Harry Morgan, best known as Colonel Potter from “M*A*S*H,” died at the age of 96 of pneumonia at his home in Los Angeles, according to his son Charles Morgan. As Adam Bernstein reported:
Harry Morgan, 96, who won an Emmy Award playing the tough but fair Col. Sherman T. Potter on the comedy series “M*A*S*H” and was a supporting actor for six decades in movies and on television, died Dec. 7 at his home in Los Angeles.
He had pneumonia, said his son Charles Morgan.
Mr. Morgan — billed as Henry Morgan for much of his early career — was slight and balding and had a gravelly voice that could convey menace, irritation or wryness. Such versatility kept him in near-constant demand as a performer, and he became an instantly recognizable screen personality.
He had appeared in more than 100 films since the 1940s and was particularly effective as a witness to a lynching of alleged cattle rustlers in “The Ox-Bow Incident” (1943); a shadowy villain in “The Big Clock” (1948); a businessman who fears outlaws in “High Noon” (1952); and a small-town judge in “Inherit the Wind” (1960), based on the Scopes Monkey Trial.
Starting in the early 1950s, Mr. Morgan was a frequent movie sidekick to James Stewart in westerns (“Bend of the River,” “The Far Country”) and military dramas (“The Mountain Road,” “Strategic Air Command”). He also played pianist Chummy MacGregor in the 1953 musical biography of Glenn Miller, the swing bandleader portrayed by Stewart.
On television, Mr. Morgan had been a near-constant presence since the 1950s. He received an Emmy nomination for his role as the sardonic neighbor of Spring Byington in “December Bride,” which aired on CBS from 1954 to 1959. His work led to a CBS spinoff, “Pete and Gladys,” which ran from 1960 to 1962 and featured Cara Williams as Mr. Morgan’s scatterbrained wife.
He appeared in several films with actor Jack Webb, who became a TV star and producer of the police drama “Dragnet.” In the late 1960s, Mr. Morgan replaced Ben Alexander as sidekick to Webb’s Sgt. Joe Friday on “Dragnet” and acted in several other short-lived TV dramas created by Webb’s production company.
Morgan’s tough but lovable Colonel Potter made him a legend of the small screen, even though it did not result in bigger roles for him in film and television. As AP explained:
Harry Morgan wasn’t a star and didn’t need to be. In “M-A-S-H,” “Dragnet” and so many other TV shows and movies, the veteran character actor proved as indispensable as any marquee name.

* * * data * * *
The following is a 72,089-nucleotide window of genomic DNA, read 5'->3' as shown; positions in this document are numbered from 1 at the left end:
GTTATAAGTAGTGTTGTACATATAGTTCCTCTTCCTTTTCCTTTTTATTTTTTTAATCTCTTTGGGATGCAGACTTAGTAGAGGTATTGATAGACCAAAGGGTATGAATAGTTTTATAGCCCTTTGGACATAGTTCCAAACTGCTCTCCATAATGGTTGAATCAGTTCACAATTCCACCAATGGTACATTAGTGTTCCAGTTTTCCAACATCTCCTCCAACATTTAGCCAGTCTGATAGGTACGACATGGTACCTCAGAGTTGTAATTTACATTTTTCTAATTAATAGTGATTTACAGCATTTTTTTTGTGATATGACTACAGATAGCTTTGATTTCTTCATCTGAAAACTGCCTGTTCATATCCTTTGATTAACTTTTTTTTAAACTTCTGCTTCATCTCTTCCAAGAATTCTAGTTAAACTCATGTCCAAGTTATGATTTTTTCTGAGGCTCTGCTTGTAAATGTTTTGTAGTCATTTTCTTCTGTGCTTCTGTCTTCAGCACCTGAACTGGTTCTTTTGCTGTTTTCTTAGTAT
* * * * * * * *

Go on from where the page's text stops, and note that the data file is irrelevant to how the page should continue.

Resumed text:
Imagine “M-A-S-H” without the no-nonsense but fair Army Col. Sherman Potter, who knew how to traverse the line between military discipline and wartime humanity.
Here’s Potter, on his first day as commander of a Korean War hospital camp, discovering the moonshine-making operation run by his brilliant but wayward surgeons and holding his fire: “Had a still in Guam in World War II. One night it blew up. That’s how I got my Purple Heart.”
He was one of the “foundational pieces of the industry,” said “M-A-S-H” star Mike Farrell, who tried to gain Morgan a lifetime achievement award from the Screen Actors Guild. Such honors routinely go to stars but also belong to Morgan and other character actors who provide “the grit and the substance and the context” for so many films and TV shows, Farrell said Wednesday.
“Harry has been that, par excellence, for many years,” he said.
Veteran writer-producer Ken Levine, who worked on “M-A-S-H” early in his career, recalled Morgan as a complete pro who left him awestruck.
“He could read a scene once, have it completely memorized, and perform it perfectly take after take,” Levine said on his blog. “And then compliment a callow 26-year-old writer who wrote it and couldn’t believe the great Harry Morgan was even in the same room, much less reading his words.”
Morgan, a quiet scene-stealer in his work, was also modest in life. Daughter-in-law Beth Morgan said he was “very humble about having such a successful career,” which included an Emmy Award for “M-A-S-H.”
He’d never boast about the famed actors whom he had worked with and befriended, including Henry Fonda and Gregory Peck, but, if prompted, would happily share memories, Farrell said.
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